After Brief Increase, Pavlof Volcano Calms Down

Pavlof in eruption as viewed from Cold Bay on the evening of November 12, 2014. Image-Carol Damberg

Pavlof in eruption as viewed from Cold Bay on the evening of November 12, 2014. Image-Carol Damberg

The five-day eruption of Pavlof, on the left flank of the bay with the same name in the Aleutians, has ramped down and is now been downgraded to “orange” after one day being at “red” as of Sunday.

On Saturday, the activity at the volcano escalated quickly with a plume of ash that ascended to over 25,000 feet early Saturday morning, then exceeding 35,000 feet by afternoon. A foretelling of increased activity could be seen earlier in the week as lava began “fountaining from a vent just north of the summit, and flows of rock debris and ash <began> descending the north flank of the volcano.” But, by 7 pm, seismic tremors abruptly decreased at the volcano site.

Seismic activity began increasing on Wednesday and a plume reaching 9,000 feet could be seen from Cold Bay to the west of the volcano. It was then that the aviation color code went to “orange” and the alert level went to “Watch.”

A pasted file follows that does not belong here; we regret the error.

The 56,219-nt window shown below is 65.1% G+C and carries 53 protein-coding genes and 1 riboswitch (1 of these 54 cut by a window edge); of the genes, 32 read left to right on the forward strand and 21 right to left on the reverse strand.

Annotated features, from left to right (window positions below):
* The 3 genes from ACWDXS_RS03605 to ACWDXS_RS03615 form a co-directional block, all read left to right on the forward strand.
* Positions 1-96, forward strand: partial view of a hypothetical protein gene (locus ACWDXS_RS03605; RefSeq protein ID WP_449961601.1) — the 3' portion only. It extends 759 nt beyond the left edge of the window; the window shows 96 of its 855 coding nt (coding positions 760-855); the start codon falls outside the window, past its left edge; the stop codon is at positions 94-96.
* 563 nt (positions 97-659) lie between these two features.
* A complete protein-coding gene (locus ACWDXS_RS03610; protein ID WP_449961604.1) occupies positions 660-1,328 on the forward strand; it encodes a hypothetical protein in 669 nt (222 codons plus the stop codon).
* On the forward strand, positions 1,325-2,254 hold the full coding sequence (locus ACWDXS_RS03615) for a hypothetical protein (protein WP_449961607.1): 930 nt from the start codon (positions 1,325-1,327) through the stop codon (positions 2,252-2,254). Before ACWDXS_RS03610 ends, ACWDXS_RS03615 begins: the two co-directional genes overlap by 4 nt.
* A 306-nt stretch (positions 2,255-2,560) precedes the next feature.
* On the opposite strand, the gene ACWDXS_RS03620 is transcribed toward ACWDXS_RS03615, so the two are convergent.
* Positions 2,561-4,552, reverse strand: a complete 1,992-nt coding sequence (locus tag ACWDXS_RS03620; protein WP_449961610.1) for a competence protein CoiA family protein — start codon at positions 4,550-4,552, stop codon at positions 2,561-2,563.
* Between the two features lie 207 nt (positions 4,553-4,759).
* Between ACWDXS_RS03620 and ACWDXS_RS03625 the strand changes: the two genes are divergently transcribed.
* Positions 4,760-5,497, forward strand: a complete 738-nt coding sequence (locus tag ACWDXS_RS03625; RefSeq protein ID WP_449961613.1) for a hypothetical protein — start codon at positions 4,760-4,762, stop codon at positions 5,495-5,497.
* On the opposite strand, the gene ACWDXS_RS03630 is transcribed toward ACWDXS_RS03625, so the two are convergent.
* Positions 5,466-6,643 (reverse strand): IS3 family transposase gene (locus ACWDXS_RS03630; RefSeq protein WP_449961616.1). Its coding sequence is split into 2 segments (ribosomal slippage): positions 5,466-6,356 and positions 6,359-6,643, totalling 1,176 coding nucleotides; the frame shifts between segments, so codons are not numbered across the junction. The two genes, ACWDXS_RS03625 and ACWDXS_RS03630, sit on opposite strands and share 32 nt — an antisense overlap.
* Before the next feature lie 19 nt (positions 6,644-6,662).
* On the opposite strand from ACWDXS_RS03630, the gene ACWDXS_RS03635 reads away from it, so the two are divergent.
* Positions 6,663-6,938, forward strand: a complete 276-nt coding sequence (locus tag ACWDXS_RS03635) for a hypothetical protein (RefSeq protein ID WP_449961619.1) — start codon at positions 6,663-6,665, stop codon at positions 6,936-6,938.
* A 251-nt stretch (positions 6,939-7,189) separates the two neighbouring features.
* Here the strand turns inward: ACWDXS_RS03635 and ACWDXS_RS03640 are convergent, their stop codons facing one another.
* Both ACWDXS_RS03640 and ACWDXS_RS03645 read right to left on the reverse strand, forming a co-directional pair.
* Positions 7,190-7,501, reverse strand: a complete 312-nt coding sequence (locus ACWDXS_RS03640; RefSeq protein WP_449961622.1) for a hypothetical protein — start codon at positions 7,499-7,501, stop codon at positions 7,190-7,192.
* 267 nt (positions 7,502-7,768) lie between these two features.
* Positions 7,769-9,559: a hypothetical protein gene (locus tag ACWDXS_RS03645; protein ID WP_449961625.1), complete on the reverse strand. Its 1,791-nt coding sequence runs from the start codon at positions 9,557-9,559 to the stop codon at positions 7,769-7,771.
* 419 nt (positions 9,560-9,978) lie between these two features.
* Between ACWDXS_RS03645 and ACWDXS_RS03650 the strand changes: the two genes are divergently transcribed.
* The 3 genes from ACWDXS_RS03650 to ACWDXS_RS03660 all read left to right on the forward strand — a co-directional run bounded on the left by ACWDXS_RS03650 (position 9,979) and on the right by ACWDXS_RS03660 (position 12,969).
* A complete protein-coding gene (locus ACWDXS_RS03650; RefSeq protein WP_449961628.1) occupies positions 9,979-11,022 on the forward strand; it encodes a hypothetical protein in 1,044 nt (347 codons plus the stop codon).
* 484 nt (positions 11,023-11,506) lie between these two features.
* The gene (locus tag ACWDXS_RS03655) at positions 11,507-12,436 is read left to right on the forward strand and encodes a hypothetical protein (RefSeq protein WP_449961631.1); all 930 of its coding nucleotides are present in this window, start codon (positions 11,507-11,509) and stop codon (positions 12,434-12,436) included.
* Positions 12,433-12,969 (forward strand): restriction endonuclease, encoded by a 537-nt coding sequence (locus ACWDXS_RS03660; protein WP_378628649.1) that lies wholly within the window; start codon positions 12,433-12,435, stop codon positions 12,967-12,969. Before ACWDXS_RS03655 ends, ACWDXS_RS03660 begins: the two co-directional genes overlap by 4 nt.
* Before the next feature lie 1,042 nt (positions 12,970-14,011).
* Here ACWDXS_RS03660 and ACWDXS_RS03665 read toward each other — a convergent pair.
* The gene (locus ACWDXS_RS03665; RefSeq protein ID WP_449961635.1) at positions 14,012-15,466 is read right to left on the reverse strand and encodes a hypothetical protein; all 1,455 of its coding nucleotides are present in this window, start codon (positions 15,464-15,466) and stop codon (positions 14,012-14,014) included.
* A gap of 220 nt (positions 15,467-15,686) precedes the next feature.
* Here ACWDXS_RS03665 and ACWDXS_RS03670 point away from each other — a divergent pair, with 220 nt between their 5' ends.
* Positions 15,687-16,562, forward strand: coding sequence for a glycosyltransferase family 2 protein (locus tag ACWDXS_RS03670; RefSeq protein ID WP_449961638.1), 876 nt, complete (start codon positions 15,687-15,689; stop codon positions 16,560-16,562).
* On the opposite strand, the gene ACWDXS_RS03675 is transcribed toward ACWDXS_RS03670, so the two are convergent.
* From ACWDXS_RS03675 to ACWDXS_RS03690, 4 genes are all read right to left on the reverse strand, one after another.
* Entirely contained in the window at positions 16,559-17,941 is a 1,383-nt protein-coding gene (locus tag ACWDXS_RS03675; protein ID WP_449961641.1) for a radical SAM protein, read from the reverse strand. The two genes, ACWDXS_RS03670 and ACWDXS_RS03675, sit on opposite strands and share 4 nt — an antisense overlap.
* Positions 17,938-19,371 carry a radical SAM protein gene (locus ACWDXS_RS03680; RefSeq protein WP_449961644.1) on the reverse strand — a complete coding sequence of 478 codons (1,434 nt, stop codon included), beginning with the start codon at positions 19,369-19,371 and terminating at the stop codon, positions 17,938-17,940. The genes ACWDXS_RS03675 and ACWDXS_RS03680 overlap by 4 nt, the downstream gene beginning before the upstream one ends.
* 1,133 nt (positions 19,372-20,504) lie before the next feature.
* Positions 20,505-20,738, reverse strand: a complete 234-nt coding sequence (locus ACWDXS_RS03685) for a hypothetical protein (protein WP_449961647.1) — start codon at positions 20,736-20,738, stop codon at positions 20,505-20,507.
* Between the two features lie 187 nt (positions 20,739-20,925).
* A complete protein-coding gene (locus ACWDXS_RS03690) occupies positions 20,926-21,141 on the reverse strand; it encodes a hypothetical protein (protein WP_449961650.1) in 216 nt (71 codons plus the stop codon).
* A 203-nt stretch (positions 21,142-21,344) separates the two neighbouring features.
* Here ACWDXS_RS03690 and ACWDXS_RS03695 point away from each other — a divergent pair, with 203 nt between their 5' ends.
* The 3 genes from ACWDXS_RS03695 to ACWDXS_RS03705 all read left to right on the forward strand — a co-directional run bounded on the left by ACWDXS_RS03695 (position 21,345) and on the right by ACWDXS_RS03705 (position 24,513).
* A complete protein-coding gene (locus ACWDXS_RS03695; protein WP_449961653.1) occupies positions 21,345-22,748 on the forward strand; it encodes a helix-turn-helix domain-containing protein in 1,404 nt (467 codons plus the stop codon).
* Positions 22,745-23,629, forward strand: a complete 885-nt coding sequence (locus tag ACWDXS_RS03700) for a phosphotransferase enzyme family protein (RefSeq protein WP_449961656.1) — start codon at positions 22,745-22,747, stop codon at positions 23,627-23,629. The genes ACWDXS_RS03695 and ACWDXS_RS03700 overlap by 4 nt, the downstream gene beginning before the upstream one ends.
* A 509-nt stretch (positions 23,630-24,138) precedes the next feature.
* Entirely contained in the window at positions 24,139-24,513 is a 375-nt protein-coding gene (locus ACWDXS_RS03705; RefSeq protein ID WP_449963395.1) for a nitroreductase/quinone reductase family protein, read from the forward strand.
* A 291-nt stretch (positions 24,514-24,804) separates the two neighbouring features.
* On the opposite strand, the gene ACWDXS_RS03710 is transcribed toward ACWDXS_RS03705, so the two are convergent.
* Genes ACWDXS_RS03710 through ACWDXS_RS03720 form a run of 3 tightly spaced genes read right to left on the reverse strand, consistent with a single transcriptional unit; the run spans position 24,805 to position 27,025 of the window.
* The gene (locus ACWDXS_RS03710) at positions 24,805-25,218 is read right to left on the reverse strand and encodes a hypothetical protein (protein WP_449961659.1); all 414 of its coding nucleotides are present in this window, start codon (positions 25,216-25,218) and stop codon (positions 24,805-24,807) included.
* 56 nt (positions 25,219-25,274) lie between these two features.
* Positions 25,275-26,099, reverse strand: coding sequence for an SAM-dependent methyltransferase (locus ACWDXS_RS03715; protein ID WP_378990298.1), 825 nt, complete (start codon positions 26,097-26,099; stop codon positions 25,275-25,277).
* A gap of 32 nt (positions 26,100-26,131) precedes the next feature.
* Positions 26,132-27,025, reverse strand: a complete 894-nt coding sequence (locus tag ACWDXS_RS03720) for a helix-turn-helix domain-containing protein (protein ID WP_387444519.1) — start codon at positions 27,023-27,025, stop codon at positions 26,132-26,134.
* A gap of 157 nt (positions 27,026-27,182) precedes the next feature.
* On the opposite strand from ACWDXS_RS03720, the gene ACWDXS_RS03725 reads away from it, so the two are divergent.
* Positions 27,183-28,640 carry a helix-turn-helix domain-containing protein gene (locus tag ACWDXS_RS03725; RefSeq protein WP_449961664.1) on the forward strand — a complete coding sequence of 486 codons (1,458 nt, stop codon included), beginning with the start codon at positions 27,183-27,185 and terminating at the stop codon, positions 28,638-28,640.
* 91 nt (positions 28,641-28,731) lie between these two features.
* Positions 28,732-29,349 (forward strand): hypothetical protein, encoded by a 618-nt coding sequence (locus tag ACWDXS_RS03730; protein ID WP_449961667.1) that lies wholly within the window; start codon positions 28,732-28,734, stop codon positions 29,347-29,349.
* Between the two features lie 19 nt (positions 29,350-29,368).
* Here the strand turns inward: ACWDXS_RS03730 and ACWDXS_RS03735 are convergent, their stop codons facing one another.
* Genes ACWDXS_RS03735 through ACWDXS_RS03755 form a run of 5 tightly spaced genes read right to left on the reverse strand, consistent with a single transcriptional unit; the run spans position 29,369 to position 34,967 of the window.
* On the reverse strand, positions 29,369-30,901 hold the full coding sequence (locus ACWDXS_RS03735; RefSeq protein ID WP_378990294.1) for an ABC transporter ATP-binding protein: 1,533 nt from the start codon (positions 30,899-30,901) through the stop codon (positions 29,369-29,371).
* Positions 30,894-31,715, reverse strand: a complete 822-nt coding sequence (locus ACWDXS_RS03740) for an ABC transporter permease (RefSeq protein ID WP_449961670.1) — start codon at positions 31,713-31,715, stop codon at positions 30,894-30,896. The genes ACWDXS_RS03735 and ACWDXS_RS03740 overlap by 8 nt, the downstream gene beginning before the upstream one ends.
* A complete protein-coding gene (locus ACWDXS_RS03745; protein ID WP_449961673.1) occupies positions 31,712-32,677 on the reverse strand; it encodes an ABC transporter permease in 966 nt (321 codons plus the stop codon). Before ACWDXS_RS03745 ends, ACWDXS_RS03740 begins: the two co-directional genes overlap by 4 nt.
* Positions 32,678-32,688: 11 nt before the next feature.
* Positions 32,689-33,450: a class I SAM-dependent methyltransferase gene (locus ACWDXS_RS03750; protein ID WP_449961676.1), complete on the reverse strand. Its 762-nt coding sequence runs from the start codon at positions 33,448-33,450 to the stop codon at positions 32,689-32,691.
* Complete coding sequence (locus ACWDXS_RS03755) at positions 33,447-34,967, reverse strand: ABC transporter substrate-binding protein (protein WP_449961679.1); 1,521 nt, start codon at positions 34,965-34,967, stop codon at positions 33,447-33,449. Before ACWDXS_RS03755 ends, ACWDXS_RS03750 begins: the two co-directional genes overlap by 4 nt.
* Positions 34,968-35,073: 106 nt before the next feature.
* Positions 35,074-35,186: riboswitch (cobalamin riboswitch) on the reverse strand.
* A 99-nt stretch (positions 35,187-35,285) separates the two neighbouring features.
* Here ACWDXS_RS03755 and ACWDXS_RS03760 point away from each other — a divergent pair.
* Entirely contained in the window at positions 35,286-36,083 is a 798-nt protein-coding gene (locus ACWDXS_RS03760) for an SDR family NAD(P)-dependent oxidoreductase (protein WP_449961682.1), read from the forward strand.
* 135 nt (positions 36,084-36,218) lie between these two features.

The Observatory warned that ash may fall on the communities of Cold Bay, Sand Point, Nelson Lagoon, and King Cove as ash production from the volcano increased, but as of Sunday, no ash fall has been reported. Easterly and southeast winds have served to keep the ash from those communities and instead has moved the ash over the Bering Sea. Winds are expected to continue to blow in the easterly direction for at least the next couple of days.

This current eruption is the first since Pavlof ended its previous eruption in late July of this year.

The Alaska Volcano Observatory warns that increased activity at the volcano can begin again with little or no warning.